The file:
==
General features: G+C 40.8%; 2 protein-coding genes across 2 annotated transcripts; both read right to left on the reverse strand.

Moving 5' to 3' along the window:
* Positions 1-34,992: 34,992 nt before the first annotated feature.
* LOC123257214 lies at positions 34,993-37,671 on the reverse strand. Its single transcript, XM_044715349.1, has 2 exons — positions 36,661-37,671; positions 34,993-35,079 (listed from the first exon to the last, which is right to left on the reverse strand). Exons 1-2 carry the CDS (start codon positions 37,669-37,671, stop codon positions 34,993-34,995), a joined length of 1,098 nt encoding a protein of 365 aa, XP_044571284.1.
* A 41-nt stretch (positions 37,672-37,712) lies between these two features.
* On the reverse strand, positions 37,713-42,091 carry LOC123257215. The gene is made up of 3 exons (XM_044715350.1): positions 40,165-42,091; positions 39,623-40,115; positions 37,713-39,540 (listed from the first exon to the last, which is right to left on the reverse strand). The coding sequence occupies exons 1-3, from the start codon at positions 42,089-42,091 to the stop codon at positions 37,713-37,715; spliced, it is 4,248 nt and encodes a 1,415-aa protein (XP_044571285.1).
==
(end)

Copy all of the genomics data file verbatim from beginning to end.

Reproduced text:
General features: G+C 40.8%; 2 protein-coding genes across 2 annotated transcripts; both read right to left on the reverse strand.

Moving 5' to 3' along the window:
* Positions 1-34,992: 34,992 nt before the first annotated feature.
* LOC123257214 lies at positions 34,993-37,671 on the reverse strand. Its single transcript, XM_044715349.1, has 2 exons — positions 36,661-37,671; positions 34,993-35,079 (listed from the first exon to the last, which is right to left on the reverse strand). Exons 1-2 carry the CDS (start codon positions 37,669-37,671, stop codon positions 34,993-34,995), a joined length of 1,098 nt encoding a protein of 365 aa, XP_044571284.1.
* A 41-nt stretch (positions 37,672-37,712) lies between these two features.
* On the reverse strand, positions 37,713-42,091 carry LOC123257215. The gene is made up of 3 exons (XM_044715350.1): positions 40,165-42,091; positions 39,623-40,115; positions 37,713-39,540 (listed from the first exon to the last, which is right to left on the reverse strand). The coding sequence occupies exons 1-3, from the start codon at positions 42,089-42,091 to the stop codon at positions 37,713-37,715; spliced, it is 4,248 nt and encodes a 1,415-aa protein (XP_044571285.1).